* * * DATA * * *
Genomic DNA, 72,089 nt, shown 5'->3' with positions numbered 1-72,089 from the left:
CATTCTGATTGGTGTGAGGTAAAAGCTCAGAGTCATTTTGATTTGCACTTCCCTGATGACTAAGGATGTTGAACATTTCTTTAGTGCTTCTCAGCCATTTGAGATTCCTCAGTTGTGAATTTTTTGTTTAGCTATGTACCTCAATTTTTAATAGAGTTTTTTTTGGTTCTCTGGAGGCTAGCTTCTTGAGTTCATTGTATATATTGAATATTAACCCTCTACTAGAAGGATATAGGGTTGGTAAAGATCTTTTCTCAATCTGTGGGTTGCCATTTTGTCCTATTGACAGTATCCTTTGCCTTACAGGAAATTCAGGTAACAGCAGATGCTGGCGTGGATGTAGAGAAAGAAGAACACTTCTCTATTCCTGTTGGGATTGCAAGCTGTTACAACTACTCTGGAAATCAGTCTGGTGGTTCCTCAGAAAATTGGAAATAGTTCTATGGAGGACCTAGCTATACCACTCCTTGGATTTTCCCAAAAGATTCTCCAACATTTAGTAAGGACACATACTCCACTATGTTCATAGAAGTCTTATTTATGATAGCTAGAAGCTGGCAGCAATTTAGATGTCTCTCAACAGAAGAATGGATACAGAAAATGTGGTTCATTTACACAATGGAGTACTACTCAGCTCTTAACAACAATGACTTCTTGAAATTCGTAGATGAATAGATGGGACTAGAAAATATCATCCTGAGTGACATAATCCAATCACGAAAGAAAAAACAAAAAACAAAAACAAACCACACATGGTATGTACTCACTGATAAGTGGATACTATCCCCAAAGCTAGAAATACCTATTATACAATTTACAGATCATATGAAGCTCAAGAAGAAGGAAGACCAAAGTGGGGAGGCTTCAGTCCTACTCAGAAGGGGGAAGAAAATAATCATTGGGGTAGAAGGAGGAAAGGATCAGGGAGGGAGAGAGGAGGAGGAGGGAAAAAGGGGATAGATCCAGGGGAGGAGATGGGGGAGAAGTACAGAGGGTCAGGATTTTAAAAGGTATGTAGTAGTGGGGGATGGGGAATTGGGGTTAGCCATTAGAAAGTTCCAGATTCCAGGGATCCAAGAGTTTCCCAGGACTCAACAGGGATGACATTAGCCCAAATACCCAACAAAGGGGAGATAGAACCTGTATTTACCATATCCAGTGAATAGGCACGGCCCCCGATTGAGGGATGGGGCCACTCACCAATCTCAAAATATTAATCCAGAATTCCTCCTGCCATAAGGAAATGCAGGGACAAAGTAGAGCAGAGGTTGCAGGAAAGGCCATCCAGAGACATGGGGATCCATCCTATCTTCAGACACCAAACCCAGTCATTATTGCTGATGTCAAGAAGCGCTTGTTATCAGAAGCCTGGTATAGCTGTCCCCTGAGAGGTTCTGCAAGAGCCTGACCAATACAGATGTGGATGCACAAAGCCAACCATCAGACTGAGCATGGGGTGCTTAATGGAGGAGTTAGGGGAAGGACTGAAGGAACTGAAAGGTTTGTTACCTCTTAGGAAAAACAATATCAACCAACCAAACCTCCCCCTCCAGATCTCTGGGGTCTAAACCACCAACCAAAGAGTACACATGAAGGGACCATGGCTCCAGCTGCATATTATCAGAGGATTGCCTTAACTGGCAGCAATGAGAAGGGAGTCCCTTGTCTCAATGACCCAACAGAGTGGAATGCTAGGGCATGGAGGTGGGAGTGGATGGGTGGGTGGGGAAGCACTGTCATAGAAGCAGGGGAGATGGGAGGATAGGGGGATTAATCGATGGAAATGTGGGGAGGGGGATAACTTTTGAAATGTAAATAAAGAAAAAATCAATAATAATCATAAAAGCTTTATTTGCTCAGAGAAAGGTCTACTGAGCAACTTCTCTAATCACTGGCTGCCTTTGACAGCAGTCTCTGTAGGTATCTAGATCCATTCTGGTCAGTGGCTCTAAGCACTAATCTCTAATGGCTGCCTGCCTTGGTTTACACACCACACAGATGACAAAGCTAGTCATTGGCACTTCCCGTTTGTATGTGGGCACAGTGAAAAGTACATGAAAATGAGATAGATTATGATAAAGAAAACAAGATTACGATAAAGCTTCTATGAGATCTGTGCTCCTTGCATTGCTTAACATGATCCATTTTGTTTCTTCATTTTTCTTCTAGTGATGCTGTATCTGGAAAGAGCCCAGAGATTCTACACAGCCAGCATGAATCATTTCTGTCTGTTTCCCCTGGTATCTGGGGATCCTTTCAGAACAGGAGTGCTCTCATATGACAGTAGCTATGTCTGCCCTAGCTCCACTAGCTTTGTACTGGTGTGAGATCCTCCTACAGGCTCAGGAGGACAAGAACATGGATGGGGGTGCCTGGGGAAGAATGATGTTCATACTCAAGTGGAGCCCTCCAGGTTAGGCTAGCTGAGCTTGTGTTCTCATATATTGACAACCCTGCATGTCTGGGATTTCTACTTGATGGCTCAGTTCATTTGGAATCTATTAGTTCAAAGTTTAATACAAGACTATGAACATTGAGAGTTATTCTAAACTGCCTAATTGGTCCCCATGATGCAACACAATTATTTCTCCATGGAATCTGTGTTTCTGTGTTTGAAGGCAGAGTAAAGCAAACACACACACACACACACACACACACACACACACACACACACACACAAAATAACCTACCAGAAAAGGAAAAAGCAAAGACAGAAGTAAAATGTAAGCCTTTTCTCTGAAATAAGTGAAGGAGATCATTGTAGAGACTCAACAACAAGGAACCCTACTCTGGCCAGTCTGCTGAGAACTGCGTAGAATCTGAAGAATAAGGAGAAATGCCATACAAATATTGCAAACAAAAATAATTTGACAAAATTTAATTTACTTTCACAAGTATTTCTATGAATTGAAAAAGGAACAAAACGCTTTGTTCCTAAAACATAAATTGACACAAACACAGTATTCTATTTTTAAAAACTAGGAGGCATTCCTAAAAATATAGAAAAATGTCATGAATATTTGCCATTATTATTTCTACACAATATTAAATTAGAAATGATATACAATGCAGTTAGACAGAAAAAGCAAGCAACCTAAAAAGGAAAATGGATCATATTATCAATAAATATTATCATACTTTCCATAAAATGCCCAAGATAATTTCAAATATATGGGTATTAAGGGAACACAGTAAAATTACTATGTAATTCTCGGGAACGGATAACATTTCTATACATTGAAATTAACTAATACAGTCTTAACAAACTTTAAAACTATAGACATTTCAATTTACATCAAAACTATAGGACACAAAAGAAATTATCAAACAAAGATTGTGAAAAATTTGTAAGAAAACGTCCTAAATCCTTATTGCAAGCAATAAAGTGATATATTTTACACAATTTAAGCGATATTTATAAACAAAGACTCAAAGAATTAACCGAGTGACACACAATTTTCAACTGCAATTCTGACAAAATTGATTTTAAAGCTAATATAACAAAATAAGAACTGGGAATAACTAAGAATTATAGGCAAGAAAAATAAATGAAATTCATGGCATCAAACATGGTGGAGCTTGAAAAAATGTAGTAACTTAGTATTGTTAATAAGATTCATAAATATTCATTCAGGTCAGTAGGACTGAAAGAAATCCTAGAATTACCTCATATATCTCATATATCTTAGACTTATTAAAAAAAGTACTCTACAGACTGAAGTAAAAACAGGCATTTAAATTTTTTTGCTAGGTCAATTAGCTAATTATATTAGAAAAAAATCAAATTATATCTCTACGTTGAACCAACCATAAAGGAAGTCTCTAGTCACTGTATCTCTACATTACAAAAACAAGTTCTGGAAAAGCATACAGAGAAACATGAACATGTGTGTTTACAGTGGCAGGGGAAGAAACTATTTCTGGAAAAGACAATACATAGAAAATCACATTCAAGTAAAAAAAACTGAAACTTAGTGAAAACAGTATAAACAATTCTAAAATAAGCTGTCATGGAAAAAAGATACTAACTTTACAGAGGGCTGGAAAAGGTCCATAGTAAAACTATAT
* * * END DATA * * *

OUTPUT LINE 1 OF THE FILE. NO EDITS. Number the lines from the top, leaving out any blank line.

Genomic DNA, 72,089 nt, shown 5'->3' with positions numbered 1-72,089 from the left: